Bradykinesia, like other parkinsonian symptoms, is dependent on the emotional state of the patient. With a sudden surge of emotional energy, the immobile patient may catch a ball or make other fast movements. This curious phenomenon, called "kinesia paradoxica," demonstrates that the motor programs are intact in PD, but that patients have difficulty in utilizing or accessing the programs without the help of an external trigger (33). Therefore, parkinsonian patients are able to make use of prior information to perform an automatic or a preprogrammed movement, but they cannot use this information to initiate or select a movement. Another fundamental defect in PD is the inability to execute learned sequential motor plans automatically (34). This impairment of normal sequencing of motor programs probably results from a disconnection between the basal ganglia and the supplementary motor cortex, an area that subserves planning function for movement. The supplementary motor cortex receives projections from the motor basal ganglia (via the GPi and ventrolateral thalamus) and, in turn, projects to the motor cortex. In PD, the early component of the premovement potential (Bereitschaftspotential) is reduced, probably reflecting inadequate basal ganglia activation of the supplementary motor area (35,36). Recording from the motor cortex of MPTP monkeys, Tatton et al. (37) showed markedly increased gain of the long-latency (M2) segments of the mechanoreceptor-evoked responses. This and other findings indicate that PD patients have an abnormal processing of sensory input necessary for the generation and execution of movement.
Most neurophysiologic and neurobehavioral studies in PD have concluded that the basal ganglia (and possibly the supplementary motor cortex) play a critical role in planning and sequencing voluntary movements (38). For example, when a patient arises from a chair, he/she may "forget" any one of the sequential steps involved in such a seemingly simple task: to flex forward, place hands on the arm rests, place feet under the chair, and then push out of the chair into an erect posture. Similar difficulties may be encountered when sitting down, squatting, kneeling, turning in bed, and walking. Lakke (33) suggests that since the patient can readily perform these activities under certain circumstances, such as when emotionally stressed, the intrinsic program is not disturbed, and, therefore, these axial motor abnormalities are a result of apraxia. Thus, the PD patient has an ability to "call up" the axial motor program on command.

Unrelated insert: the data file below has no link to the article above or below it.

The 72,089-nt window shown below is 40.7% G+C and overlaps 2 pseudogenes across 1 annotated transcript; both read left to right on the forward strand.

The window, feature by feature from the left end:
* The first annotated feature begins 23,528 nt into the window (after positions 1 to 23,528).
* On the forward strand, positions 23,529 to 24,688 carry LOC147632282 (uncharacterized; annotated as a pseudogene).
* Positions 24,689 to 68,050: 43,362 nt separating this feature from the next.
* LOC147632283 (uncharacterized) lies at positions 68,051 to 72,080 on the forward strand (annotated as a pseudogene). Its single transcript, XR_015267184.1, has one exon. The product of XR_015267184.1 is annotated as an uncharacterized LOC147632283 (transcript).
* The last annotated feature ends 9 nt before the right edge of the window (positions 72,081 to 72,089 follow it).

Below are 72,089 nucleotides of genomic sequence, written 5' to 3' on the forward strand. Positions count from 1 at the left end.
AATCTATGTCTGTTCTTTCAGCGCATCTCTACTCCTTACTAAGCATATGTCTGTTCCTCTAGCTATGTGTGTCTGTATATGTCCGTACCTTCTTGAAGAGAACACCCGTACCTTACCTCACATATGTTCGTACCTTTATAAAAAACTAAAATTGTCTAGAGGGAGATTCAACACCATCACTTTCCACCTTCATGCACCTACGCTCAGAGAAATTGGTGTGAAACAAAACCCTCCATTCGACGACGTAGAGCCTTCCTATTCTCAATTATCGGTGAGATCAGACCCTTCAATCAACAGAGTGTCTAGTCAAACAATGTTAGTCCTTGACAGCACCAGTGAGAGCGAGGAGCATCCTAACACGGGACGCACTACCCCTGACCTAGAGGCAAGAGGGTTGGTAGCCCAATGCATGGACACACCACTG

The inability to combine motor programs into complex sequences seems to be a fundamental motor deficit in PD. The study of reaction time and velocity of movement provides some insight into the mechanisms of the motor deficits at an elementary level. Evarts et al. (39) showed that both reaction and movement times are independently impaired in PD. In patients with asymmetrical findings, reaction time is slower on the more affected side (40). Reaction time is influenced not only by the degree of motor impairment but also by the interaction between cognitive processing and motor response. This is particularly evident when choice reaction time is used and compared to simple reaction time (22). Bradykinetic patients with PD have more specific impairment in choice reaction time, which involves a stimulus categorization and a response selection, and reflects disturbance at more complex levels of cognitive processing (41). Reduced dopaminergic function has been hypothesized to disrupt normal motor cortex activity leading to bradykinesia. While recording from single cortical neurons in free-moving rats, a decrease in firing rate correlated with haloperidol-induced bradykinesia, demonstrating that reduced dopamine action impairs the ability to generate movement and causes bradykinesia (42). Bereitschaftspotential, a premovement potential, has been found to be abnormal in PD patients and to normalize with levodopa (43). The movement time, particularly when measured for proximal muscles, is less variable than the reaction time and more consistent with the clinical assessment of bradykinesia. Both movement and reaction times are better indicators of bradykinesia than the speed of rapid alternating movements. Ward et al. (44) attempted to correlate the median movement and reaction times with tremor, rigidity, and manual dexterity in 10 patients. The only positive correlations were found between movement time and rigidity and between reaction time and manual dexterity. Of the various objective assessments of bradykinesia, movement time correlated best with the total clinical score, but it was not as sensitive an indicator of the overall motor deficit as the clinical rating. Ward et al. (44) concluded that although movement time was a useful measurement, it alone did not justify the use of elaborate and expensive technology. The clinical rating scale probably more accurately reflects the patient's disability, because it includes more relevant observations.